Let's pretend we have a standard 4 MOSFET H-bridge that controls a 12V brushed DC motor. When driving the motor forward, we can keep SW4 on continuously and pulse SW1 on and off (see below image). If I understand correctly, in this case during the off-state, the motor will be essentially open-circuited, and no current will flow through it, in what is called "coasting".
However I stumbled upon a motor driver IC (DRV8812) which in one particular mode of operation (EN/PH mode, see below image), forces you to switch between "forward" and "brake" when using PWM (assuming the PWM frequency is faster than the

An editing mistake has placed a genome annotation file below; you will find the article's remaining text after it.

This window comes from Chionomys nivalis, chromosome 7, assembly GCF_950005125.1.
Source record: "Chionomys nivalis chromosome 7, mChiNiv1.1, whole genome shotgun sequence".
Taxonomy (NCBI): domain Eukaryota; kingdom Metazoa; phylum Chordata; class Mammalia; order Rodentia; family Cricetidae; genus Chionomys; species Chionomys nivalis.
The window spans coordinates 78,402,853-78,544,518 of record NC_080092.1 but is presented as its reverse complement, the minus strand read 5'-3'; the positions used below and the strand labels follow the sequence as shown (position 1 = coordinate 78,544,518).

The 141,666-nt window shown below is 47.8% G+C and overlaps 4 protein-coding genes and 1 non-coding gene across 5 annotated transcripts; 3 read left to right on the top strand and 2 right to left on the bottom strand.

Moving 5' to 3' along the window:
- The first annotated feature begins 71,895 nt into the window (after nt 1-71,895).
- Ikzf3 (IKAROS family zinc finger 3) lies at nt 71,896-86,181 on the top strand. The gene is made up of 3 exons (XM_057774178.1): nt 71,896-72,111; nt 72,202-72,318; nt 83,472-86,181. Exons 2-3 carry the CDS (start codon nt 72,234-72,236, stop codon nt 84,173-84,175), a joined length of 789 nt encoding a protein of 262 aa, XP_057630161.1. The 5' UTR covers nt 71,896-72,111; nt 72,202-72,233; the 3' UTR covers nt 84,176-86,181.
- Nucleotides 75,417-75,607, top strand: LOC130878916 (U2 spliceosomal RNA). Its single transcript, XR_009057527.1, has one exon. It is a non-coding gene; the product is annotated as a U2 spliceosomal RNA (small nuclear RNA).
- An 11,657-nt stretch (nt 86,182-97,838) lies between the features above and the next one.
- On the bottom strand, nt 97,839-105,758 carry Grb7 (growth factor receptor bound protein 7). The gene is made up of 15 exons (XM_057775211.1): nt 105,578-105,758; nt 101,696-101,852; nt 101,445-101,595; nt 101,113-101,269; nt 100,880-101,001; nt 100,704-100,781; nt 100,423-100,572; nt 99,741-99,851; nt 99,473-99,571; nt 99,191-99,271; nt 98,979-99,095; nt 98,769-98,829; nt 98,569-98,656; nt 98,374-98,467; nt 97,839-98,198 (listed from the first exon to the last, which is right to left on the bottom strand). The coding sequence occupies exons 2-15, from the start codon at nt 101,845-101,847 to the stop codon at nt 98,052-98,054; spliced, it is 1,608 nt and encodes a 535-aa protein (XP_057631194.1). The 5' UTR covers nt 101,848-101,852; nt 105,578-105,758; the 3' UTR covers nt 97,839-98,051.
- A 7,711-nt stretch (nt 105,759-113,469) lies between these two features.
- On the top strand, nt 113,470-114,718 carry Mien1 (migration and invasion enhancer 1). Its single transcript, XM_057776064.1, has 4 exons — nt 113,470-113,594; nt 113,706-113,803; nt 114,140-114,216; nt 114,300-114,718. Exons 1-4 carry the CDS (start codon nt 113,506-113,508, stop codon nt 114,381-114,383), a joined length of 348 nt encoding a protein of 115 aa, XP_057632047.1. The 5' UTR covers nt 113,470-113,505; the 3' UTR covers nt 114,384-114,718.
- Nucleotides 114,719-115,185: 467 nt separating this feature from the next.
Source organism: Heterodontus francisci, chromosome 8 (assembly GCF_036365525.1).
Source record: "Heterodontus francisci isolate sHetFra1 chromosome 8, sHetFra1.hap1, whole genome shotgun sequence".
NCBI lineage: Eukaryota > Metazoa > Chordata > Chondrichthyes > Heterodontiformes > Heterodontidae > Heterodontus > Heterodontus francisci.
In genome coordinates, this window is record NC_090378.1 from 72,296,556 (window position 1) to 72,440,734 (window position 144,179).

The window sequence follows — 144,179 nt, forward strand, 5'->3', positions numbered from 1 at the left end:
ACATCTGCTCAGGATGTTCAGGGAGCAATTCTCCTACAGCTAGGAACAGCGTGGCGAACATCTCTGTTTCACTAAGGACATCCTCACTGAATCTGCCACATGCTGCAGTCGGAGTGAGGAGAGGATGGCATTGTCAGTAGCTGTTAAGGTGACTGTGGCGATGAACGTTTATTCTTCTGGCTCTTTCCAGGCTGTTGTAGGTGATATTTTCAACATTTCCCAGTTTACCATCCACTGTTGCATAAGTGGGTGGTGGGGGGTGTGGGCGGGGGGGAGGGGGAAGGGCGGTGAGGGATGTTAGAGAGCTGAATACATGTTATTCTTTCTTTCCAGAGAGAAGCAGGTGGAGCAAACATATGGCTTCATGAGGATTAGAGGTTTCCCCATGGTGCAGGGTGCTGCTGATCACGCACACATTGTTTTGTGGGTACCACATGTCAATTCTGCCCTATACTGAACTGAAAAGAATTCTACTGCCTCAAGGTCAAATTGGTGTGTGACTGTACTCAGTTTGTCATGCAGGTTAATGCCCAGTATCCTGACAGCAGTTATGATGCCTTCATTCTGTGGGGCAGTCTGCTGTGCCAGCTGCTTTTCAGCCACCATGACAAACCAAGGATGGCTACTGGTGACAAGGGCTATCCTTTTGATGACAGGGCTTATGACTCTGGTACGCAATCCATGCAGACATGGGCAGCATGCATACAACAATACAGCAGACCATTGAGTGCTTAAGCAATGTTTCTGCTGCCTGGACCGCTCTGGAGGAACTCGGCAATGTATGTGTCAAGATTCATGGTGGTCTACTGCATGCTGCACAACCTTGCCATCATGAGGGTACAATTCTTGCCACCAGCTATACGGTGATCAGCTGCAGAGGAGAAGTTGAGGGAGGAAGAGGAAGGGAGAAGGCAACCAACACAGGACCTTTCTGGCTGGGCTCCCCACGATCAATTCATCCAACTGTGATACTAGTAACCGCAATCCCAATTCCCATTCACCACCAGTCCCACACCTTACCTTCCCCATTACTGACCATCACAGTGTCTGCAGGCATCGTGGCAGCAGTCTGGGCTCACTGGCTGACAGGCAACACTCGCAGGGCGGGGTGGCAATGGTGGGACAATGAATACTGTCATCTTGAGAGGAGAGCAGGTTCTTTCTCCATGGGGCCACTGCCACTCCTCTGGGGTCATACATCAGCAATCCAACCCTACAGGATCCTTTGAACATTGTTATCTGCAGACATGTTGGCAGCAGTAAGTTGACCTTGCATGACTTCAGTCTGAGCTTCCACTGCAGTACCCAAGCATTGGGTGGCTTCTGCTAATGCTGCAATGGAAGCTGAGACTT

tSLEEP timeout of 1ms or so). When
EN goes low (the datasheet says to connect the PWM to
EN), it turns both SW2 and SW4 on, causing the motor to "brake". A first glance this seems like a bad idea, why would you want to brake and waste more energy than you need to when driving the motor (and slow it down). Is there a benefit to this style of control?